21 February 2019

Researchers at Radboudumc have discovered a new way of how resistant hospital bacteria can spread. In a case study on JAMA Network Open, physician microbiologist Joost Hopman describes how the rare bacterium Pseudomonas aeruginosa could spread infection from shower drains in patient rooms. He recommends measures be taken in the design of hospital rooms to minimize the risk of spreading from drainage points.

Worldwide, the problem of pathogenic bacteria becoming resistant to carbapenems is increasing. This is a category of antibiotics that is used against serious bacterial infections when regular antibiotics no longer work. If the bacterium also becomes resistant to carbapenems, the infection is very difficult to treat. The spread of carbapenem-resistant bacteria has been identified by the World Health Organization (WHO) as a current major public health problem.
 
Hopman and the interdisciplinary team involved in the risk assessment identified the new infection route of Pseudomonas aeruginosa after a patient became infected with this carbapenem-resistant bacterium after lung surgery. The infection was remarkable because resistant Pseudomonas is rare in the Netherlands. In developing countries, the bacterium is much more common, but the patient had not travelled at all. The infection would probably have to come from the hospital itself.
 
After examination of various possible sources of infection, the sanitary facilities in the hospital proved to be the most likely source. The stagnant water in shower wells and drains turned out to be a growth medium for the resistant bacteria. Air measurements showed that the bacteria could move through the air when the shower was switched on. Hopman's research exposes a hitherto unknown mechanism for the spread of such resistant bacteria.
 
“The hospital environment is part of the puzzle of the spread of this bacterium,” says Hopman. “Now that we know that, we have to consider this in the new building plans for our hospital. We will work together with our building department to reduce the risk of infection. For example, we could consider moving the sinks from the patient rooms.”
 
“It is important to look for solutions in multidisciplinary fields,” emphasizes Hopman, “and collaborate with builders, engineers and infection experts. Of course, patients should be able to shower in the hospital. It is important to ensure that infections with resistant bacteria are kept to a minimum. This year we are planning a meeting in Nijmegen, where we will work with several national and international experts to find solutions, enabling other hospitals also to take the right measures to minimize the spread of resistant bacteria.”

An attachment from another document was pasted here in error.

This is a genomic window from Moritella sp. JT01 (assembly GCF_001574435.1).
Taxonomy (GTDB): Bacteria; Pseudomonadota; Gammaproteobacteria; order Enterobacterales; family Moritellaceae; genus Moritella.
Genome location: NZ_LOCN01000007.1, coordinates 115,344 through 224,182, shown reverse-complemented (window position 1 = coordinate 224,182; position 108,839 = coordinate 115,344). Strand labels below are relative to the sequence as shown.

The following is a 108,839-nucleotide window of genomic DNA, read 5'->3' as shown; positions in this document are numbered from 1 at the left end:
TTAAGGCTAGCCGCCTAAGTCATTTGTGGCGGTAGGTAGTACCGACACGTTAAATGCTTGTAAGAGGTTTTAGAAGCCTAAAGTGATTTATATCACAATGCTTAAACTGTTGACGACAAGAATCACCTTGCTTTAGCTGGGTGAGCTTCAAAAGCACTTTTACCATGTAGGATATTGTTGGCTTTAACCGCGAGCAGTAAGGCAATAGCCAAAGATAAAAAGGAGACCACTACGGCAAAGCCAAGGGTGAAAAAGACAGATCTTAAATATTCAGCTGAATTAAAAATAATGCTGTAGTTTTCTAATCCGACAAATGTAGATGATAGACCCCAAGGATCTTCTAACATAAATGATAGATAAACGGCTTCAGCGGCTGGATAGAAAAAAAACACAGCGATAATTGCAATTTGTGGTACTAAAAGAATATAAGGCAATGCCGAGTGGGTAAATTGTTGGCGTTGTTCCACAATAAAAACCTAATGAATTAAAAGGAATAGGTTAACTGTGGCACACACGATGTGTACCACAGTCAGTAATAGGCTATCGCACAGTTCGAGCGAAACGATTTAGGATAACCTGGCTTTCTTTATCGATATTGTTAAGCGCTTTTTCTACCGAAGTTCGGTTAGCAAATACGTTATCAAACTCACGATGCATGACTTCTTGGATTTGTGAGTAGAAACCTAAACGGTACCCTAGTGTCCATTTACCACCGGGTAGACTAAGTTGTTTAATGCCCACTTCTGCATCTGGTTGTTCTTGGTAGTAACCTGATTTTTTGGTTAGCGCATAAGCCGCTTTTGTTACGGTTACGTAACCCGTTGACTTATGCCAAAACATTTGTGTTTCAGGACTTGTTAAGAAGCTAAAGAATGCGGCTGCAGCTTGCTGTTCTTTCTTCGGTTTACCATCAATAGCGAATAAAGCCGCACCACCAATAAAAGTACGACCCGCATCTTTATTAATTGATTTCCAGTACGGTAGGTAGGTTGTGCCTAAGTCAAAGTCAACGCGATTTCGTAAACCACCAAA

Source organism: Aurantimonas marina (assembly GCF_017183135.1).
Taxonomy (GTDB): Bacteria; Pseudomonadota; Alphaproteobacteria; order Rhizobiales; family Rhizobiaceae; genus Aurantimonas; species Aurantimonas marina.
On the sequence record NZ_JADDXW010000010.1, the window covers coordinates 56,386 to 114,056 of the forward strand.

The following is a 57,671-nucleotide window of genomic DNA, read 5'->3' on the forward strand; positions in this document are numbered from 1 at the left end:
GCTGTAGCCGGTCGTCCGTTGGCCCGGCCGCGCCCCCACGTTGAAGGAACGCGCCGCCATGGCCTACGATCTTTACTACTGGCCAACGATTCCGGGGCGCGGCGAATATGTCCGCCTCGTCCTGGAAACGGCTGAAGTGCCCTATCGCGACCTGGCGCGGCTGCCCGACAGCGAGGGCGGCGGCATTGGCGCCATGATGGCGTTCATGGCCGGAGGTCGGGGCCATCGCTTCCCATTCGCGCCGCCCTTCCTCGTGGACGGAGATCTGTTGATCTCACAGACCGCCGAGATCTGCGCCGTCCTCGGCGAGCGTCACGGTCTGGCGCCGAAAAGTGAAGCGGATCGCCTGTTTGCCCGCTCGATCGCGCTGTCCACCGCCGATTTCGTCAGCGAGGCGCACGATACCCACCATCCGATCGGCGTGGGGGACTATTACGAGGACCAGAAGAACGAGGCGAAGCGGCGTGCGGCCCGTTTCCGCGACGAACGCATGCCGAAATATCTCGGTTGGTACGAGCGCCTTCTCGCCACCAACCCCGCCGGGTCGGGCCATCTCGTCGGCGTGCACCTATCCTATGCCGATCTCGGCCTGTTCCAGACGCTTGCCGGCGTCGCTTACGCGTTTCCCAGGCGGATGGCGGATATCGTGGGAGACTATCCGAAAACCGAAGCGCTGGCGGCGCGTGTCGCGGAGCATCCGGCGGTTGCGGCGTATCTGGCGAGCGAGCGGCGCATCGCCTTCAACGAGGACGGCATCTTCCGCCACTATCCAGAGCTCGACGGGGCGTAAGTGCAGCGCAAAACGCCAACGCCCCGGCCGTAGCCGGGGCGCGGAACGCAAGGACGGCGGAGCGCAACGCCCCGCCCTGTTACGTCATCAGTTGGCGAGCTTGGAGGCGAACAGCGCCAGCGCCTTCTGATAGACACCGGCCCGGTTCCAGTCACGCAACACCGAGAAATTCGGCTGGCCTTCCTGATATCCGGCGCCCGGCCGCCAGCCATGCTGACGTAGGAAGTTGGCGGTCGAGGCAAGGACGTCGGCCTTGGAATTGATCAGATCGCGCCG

publication
Risk Assessment After a Severe Hospital-Acquired Infection Associated With Carbapenemase-Producing Pseudomonas aeruginosa.
Hopman J, Meijer C, Kenters N, Coolen JPM, Ghamati MR, Mehtar S, van Crevel R, Morshuis WJ, Verhagen AFTM, van den Heuvel MM, Voss A, Wertheim HFL.


Joost Hopman and Heiman Wertheim are members of theme Infectious diseases and global health.

Related news items


Extended deadlines grant proposals

31 March 2020

The deadlines to submit grant proposals has been extended by most funding agencies.

read more

HFSP Grant for Johannes Textor

30 March 2020

Johannes Textor, theme Cancer development and immune defense, has been awarded a program grant of 1 million US dollars by The Human Frontier Science Program (HFSP) to investigate how T cells navigate extremely dense environments using experiments, modeling and methods from pedestrian dynamics.

read more

Ritalin enhances your ability to do tasks by making you more motivated

26 March 2020

A new study uncovers how stimulants like Ritalin work in the brain, and it challenges some misconceptions for its recreative use. The collaboration between Radboudumc and Brown University (USA) was published in the journal Science.

read more

Dealing with COVID-19 in low- and middle-income countries

26 March 2020

RIHS researcher Joost Hopman believes that low-and middle-income countries should intensify their preparedness for a possible COVID-19 outbreak. This was the core message of an opinion article that he wrote at the request of the medical journal JAMA.

read more

Physiotherapy is important to the recovery of patients with the coronavirus

26 March 2020

Patients who have been infected with the coronavirus and admitted to the hospital for this reason should receive physiotherapy as soon as their condition allows. This is the view expressed by physiotherapists and researchers from the Radboudumc in a set of joint treatment recommendations.

read more

Healthcare utilization and regional variation of end-of-life hospital care in Dutch cancer patients

26 March 2020

In International Journal of Quality Health Care RIHS researcher Femke Atsma showed high healthcare utilization and medical variation in End of Life care in Cancer patients, which was not associated with GP care or long term care.

read more